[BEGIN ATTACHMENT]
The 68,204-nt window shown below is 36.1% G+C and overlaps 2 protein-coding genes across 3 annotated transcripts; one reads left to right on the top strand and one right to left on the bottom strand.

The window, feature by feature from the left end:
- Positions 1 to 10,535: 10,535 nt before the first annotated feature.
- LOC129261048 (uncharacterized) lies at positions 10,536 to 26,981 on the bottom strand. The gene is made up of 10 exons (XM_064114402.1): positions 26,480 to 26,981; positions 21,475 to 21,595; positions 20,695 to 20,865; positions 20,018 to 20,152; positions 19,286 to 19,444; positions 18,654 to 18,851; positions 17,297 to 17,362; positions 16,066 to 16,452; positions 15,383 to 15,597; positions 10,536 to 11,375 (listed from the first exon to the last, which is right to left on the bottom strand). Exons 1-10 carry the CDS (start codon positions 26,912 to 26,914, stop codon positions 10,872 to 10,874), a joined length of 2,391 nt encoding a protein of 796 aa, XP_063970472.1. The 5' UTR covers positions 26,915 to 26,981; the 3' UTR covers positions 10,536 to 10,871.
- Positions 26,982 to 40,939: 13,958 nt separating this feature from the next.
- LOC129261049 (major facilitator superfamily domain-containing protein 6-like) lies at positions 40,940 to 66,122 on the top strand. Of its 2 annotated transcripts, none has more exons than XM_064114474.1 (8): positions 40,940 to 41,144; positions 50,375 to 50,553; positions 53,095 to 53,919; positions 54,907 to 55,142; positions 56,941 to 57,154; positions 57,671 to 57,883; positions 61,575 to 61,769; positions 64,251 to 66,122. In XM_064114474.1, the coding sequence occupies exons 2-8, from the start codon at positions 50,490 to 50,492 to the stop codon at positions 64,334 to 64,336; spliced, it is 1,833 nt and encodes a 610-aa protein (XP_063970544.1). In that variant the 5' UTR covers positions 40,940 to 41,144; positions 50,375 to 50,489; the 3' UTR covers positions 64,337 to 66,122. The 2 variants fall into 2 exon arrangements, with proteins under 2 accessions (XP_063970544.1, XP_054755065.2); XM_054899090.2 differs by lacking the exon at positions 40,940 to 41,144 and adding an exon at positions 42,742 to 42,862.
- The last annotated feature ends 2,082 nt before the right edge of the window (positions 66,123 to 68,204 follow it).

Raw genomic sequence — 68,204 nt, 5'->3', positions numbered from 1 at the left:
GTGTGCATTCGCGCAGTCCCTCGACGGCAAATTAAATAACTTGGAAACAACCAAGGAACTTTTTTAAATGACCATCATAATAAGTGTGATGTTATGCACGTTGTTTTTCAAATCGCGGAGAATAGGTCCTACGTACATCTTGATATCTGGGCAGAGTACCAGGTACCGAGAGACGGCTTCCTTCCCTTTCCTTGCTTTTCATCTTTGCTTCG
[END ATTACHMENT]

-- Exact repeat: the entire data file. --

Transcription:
The 68,204-nt window shown below is 36.1% G+C and overlaps 2 protein-coding genes across 3 annotated transcripts; one reads left to right on the top strand and one right to left on the bottom strand.

The window, feature by feature from the left end:
- Positions 1 to 10,535: 10,535 nt before the first annotated feature.
- LOC129261048 (uncharacterized) lies at positions 10,536 to 26,981 on the bottom strand. The gene is made up of 10 exons (XM_064114402.1): positions 26,480 to 26,981; positions 21,475 to 21,595; positions 20,695 to 20,865; positions 20,018 to 20,152; positions 19,286 to 19,444; positions 18,654 to 18,851; positions 17,297 to 17,362; positions 16,066 to 16,452; positions 15,383 to 15,597; positions 10,536 to 11,375 (listed from the first exon to the last, which is right to left on the bottom strand). Exons 1-10 carry the CDS (start codon positions 26,912 to 26,914, stop codon positions 10,872 to 10,874), a joined length of 2,391 nt encoding a protein of 796 aa, XP_063970472.1. The 5' UTR covers positions 26,915 to 26,981; the 3' UTR covers positions 10,536 to 10,871.
- Positions 26,982 to 40,939: 13,958 nt separating this feature from the next.
- LOC129261049 (major facilitator superfamily domain-containing protein 6-like) lies at positions 40,940 to 66,122 on the top strand. Of its 2 annotated transcripts, none has more exons than XM_064114474.1 (8): positions 40,940 to 41,144; positions 50,375 to 50,553; positions 53,095 to 53,919; positions 54,907 to 55,142; positions 56,941 to 57,154; positions 57,671 to 57,883; positions 61,575 to 61,769; positions 64,251 to 66,122. In XM_064114474.1, the coding sequence occupies exons 2-8, from the start codon at positions 50,490 to 50,492 to the stop codon at positions 64,334 to 64,336; spliced, it is 1,833 nt and encodes a 610-aa protein (XP_063970544.1). In that variant the 5' UTR covers positions 40,940 to 41,144; positions 50,375 to 50,489; the 3' UTR covers positions 64,337 to 66,122. The 2 variants fall into 2 exon arrangements, with proteins under 2 accessions (XP_063970544.1, XP_054755065.2); XM_054899090.2 differs by lacking the exon at positions 40,940 to 41,144 and adding an exon at positions 42,742 to 42,862.
- The last annotated feature ends 2,082 nt before the right edge of the window (positions 66,123 to 68,204 follow it).

Raw genomic sequence — 68,204 nt, 5'->3', positions numbered from 1 at the left:
GTGTGCATTCGCGCAGTCCCTCGACGGCAAATTAAATAACTTGGAAACAACCAAGGAACTTTTTTAAATGACCATCATAATAAGTGTGATGTTATGCACGTTGTTTTTCAAATCGCGGAGAATAGGTCCTACGTACATCTTGATATCTGGGCAGAGTACCAGGTACCGAGAGACGGCTTCCTTCCCTTTCCTTGCTTTTCATCTTTGCTTCG